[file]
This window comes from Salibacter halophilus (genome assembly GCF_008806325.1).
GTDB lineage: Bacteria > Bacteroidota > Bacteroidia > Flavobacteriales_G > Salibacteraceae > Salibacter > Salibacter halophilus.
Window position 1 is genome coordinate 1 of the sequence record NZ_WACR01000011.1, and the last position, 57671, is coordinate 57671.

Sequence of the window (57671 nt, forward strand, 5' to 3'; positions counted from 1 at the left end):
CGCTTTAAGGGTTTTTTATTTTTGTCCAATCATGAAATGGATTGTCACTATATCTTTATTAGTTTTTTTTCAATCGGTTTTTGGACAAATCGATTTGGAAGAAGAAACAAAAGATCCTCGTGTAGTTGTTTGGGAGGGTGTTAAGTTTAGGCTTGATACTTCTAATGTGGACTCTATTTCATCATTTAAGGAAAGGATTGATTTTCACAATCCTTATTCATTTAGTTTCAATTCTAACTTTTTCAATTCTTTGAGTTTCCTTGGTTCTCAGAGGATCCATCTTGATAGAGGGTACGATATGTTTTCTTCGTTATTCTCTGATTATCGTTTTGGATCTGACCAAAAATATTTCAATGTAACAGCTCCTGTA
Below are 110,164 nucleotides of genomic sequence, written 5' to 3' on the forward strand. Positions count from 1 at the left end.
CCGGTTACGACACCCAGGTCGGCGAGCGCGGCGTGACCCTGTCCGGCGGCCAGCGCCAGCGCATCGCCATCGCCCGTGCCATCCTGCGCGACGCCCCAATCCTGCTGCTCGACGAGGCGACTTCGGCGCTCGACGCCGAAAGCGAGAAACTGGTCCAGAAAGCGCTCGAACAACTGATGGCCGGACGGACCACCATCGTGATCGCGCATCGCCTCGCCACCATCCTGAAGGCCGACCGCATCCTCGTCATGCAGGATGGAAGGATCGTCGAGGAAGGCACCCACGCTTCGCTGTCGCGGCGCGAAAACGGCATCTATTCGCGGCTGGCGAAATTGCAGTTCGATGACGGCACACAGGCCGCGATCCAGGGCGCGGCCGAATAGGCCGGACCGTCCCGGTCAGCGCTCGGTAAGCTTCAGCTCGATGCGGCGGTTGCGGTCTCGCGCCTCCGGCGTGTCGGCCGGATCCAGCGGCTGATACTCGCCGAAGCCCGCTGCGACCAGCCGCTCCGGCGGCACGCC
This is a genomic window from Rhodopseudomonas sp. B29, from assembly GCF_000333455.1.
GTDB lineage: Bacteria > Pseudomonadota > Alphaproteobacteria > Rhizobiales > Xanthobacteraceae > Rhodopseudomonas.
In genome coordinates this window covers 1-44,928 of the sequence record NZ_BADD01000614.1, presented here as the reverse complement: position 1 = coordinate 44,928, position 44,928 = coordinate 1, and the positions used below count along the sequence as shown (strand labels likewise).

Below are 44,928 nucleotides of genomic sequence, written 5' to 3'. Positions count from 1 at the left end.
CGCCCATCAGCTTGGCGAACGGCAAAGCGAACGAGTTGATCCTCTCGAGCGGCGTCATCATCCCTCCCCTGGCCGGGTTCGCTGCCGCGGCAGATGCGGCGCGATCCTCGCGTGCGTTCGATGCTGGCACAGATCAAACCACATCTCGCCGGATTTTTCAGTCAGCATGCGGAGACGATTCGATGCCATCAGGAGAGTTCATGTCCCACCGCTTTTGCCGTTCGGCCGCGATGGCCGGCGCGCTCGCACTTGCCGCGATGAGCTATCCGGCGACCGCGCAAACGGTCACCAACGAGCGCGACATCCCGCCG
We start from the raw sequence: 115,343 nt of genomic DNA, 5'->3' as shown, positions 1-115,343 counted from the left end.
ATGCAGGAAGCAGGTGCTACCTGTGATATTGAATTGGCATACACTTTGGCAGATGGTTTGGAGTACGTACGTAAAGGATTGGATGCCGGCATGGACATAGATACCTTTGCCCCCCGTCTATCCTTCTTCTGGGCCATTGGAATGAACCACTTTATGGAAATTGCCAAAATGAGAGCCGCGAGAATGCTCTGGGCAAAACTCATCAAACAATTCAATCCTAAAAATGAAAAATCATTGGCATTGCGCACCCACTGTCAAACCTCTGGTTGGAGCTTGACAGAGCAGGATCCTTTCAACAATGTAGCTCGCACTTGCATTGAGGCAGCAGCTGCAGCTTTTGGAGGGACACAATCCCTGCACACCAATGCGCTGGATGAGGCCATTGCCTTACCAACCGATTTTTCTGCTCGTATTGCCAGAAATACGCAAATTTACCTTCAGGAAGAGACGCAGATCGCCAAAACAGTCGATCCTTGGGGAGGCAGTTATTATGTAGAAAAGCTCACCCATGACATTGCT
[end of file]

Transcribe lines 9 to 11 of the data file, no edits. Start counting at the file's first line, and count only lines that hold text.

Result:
GTDB lineage: Bacteria > Pseudomonadota > Alphaproteobacteria > Rhizobiales > Xanthobacteraceae > Rhodopseudomonas.
In genome coordinates this window covers 1-44,928 of the sequence record NZ_BADD01000614.1, presented here as the reverse complement: position 1 = coordinate 44,928, position 44,928 = coordinate 1, and the positions used below count along the sequence as shown (strand labels likewise).

Below are 44,928 nucleotides of genomic sequence, written 5' to 3'. Positions count from 1 at the left end.